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Re: Display of original material

At 09:54 PM 16/12/97 -0600, you wrote:
>>It would be even better to hear that a cast and not the actual fossil is
>>being mounted for display...
>Disagree vehemently. Fossils should be seen; I love good casts and applaud
>the science and craft that goes into making them, but they are a substitute
>for the real thing, ESPECIALLY in public museums, and not a replacement.
However, casts can be posed in more life-like positions, with freedom of
positioning that would be difficult with the heavy, exterior metal
framework of an original fossil display.  Most real fossil mounts have a
large part that IS cast or sculpture, due to incomplete skeletal material
in the specimen or weight saving (I know of several tyrannosaur mounts that
do not include the real skull because it would be too heavy to mount).  An
internal framework is also less intrusive to me (which is an aesthetic
thing for me and therefore personal).

>The knowledge that you are looking at the real thing, the actual mortal
>framework of a creature that died a hundred million years ago, just isn't
>there with a cast. And that knowledge is a big part of creating and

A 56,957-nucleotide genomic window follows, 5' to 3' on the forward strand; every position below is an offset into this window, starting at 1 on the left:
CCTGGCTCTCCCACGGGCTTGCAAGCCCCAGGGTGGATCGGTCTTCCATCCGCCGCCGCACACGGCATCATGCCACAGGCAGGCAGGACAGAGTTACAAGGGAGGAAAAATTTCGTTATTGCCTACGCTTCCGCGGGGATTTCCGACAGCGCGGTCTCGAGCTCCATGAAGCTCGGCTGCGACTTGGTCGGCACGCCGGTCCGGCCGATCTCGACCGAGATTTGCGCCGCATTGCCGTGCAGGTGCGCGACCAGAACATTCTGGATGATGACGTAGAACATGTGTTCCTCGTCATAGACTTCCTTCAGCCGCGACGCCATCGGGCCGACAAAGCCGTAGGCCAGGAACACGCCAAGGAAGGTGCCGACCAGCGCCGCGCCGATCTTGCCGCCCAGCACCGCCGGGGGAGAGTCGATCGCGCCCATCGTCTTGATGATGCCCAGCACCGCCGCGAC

>maintaining interest in dinosaur science.
I agree with some of this.  I like seeing the original material too, but I
would give that up if it meant that it was going to be better utilized in a
study (see below).  Large amounts of people flock to the Royal Tyrrell
Museum every year and it contains mostly casts.  People either don't notice
the difference or don't care.

>The unstated assumption here is that mounted fossils are completely
>inaccessible; that "public display" and "value to research" are in a
>zero-sum game. Will the professional contingent comment? I had that idea
>that there were things you could learn from a mounted specimen that you
>would not see from a box of disarticulated bones . . .
Sometimes the bones are difficult to access.  Some of the older mounts are
difficult to work on due to mounting.  If the bones have had framework
epoxied onto them, it is difficult to get a circumference for example.
Newer mounts are better at this, but the framework can make it difficult to
get a ruler in to measure a bone.  Some of the new mounts are set up so
that the bone can be removed for study.  now you have to convince the
museum that your study is good enough to warrant taking the femur off their
prize display piece.  At least sitting in a cabinet the bones can be picked
up, measured, and turned around with ease.

With a few specimens, it makes it difficult to get at parts of the specimen
if it is mounted.  How about the neural spines on a sauropod?  Or worse,
imagine being the poor begger who wanted to measure cervical 3 of the
Barosaurus mount (yes, I know it is a cast) at the AMNH? ;-)

On the other hand, Edmontosaurus is well represented in collections, so it
would not bother me to see a mount of real material for it.  The same for
other less rare fossils (Protoceratops, Centrosaurus, etc).

Darryl  <dinoguy@interlog.com
Visit my webpage at:
"He who wears glasses looks better than he who drinks
too many"